The American Express Zync Card, a charge card geared towards twenty-somethings, is a possible alternative to traditional credit/debit cards for anybody under 30.

Notice: The Zync card from American Express has been discontinued; this article is for historical purposes only!

American Express Zync Charge CardI have been a fan of Amex charge cards and used one myself for a while.

So what’s the Zync Card all About?

You may have noticed that American Express has been running ads to renew interest in the product that made Amex famous to begin with—charge cards.

Basically, Amex is betting that as consumers wrestle with the recession, try to spend wisely, and face credit cards that have raised rates and slashed credit lines, Amex’s charge cards will look attractive. Why is that, exactly? Charge cards like the American Express Green, Gold or Platinum card work like credit cards, with some key differences…

  • Charge Cards Are Always Due-in-Full: You must pay your balance, in full, every month. Failure to pay results in steep late fees and the suspension (if not cancellation) of your card. That’s not pretty, but it’s actually better than getting caught in a credit card debt spiral for years.
  • Charge Cards Do Not Charge Interest: There are no finances changes, but they do charge an annual fee.
  • Charge Cards Do Not Have Credit Limits: That is, you don’t have a predefined credit limit. You can spend a reasonable amount per month based upon your income and history with American Express. If you want to make a big purchase, you should call them first to avoid the embarrassment of having your card declined.

Plus, unlike most debit cards:

  • Charge Cards Protect You: They provide fraud and protection so that if your card gets stolen or you make a purchase from a sketchy merchant that doesn’t deliver, you won’t lose any money.
  • Charge Cards Reward You: Just like rewards credit cards, charge cards pay rewards points for purchases. These rewards can typically offset these cards’ annual fees.
  • Charge Cards Help You Build Credit: It’s something your debit card simply can’t do, and if you ever want to buy a home someday, you’re going to need to build credit some how.

Although Amex charge cards enjoy a classic, sophisticated image, to many young people they mind as well be their great-grandfather’s credit card. Amex is looking to change all that with the Zync Card.

Behind the Amex Zync Card

The American Express Zync Card works just like all its other charge cards:

1. You apply for it like a credit card. So although this card is aimed at youngish adults, you do need the beginning of a good credit history.

2. You make monthly charges to the card. There’s “no pre-set credit limit”, but you generally won’t be able to spend more than what Amex thinks you should be spending in a month based upon your income. Then, you pay the balance, in-full, the next month.

3. As with all American Express Charge Cards, the Zync Card has an annual fee. Good news is, at $25, it’s a bargain. The Green Card charges $95, the Gold Card $125 or $175 depending on your rewards program, and the Platinum Card charges $450. Although there are some benefits with each level of card, I have concluded that spending more for the various levels is mostly a prestige thing.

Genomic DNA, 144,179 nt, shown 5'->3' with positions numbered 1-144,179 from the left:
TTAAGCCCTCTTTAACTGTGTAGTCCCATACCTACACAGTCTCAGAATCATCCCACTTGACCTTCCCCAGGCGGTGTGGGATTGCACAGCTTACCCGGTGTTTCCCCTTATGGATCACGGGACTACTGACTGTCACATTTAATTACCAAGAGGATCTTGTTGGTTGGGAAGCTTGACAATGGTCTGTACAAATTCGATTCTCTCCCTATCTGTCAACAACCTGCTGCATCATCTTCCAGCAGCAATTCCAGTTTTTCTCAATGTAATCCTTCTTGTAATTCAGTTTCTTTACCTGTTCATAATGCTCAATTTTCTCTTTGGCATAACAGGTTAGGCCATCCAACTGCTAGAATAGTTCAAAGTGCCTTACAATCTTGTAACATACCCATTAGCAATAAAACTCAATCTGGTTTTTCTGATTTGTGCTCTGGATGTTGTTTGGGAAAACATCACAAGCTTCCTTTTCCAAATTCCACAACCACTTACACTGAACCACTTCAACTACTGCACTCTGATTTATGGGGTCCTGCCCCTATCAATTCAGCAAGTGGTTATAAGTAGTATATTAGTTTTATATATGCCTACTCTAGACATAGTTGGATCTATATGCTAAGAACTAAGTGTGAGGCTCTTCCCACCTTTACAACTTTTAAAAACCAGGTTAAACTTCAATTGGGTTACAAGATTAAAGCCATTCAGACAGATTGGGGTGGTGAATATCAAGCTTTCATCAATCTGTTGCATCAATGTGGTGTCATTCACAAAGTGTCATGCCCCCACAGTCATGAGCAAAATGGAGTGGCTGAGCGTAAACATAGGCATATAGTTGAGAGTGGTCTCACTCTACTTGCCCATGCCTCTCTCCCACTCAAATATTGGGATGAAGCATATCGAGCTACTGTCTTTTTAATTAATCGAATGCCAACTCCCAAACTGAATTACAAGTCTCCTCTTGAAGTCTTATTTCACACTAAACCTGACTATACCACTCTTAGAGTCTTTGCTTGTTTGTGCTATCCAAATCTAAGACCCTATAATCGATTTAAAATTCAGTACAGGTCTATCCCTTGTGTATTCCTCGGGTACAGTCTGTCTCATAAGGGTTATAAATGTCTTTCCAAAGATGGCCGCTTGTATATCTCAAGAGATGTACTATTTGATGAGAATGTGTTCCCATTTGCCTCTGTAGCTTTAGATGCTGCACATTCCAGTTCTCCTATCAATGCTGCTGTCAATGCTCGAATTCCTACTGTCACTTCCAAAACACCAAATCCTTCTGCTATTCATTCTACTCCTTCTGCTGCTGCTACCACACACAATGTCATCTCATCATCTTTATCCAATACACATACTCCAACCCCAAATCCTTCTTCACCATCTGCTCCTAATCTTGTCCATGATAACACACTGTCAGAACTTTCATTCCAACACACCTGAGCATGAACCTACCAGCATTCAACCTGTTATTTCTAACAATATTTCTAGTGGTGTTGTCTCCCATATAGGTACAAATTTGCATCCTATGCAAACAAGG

For the $25 annual fee, the Zync Card comes with the Amex Membership Rewards program, but users can also choose to pay an additional $20 a year for four different “packs” that yield additional rewards. For example, the Go pack doubles the points you earn on airfare; the Social pack doubles points at restaurants and on concert and theater tickets. Amex says it may add or adjust these pack benefits according to user feedback.

Should You “Go Charge”?

I started using an American Express charge card about two years ago. Personally, I enjoyed having the protection of a credit card without the temptation to rack up debt. I could avoid paying an annual fee and either use a fee-free credit card or my debit card, but I choose to pay a little bit to combine the convenience of both.

Eventually, however, I swapped my charge card for the Chase Freedom Flex℠ because I was out of debt and used to paying off my balance every month. I chose the Chase Freedom Flex℠ because a) it’s accepted everywhere, b) it pays straight cash back rewards which amounts to huge savings and c) there’s no annual fee.

I miss Amex’s great website and customer service, but charge cards aren’t perfect.

Even though you have to pay them in full every month, you can still spend money on a charge card when you don’t have the cash in your checking account, making it possible to overspend.

Plus, there’s the “no pre-set spending limit” thing. As I’ve written before American Express cards do have spending limits. Amex takes your credit history, your income (albeit the one you provide to them), and your spending history to calculate how much they think you can spend in any one month. If you exceed that amount, your card can be declined. I ran into this problem when I was using my card for business travel. Traveling for business, I was spending far more than I would’ve on myself, but Amex didn’t see the distinction. That said, I haven’t had a problem since I started using my card just for personal purchases.

What do you think? Do you use a charge card? Would you be interested in this new American Express Zync Card? Or does the idea of paying a fee something that is neither credit card or debit card seem crazy?

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About the author

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David Weliver is the founder of Money Under 30. He's a cited authority on personal finance and the unique money issues he faced during his first two decades as an adult. He lives in Maine with his wife and two children.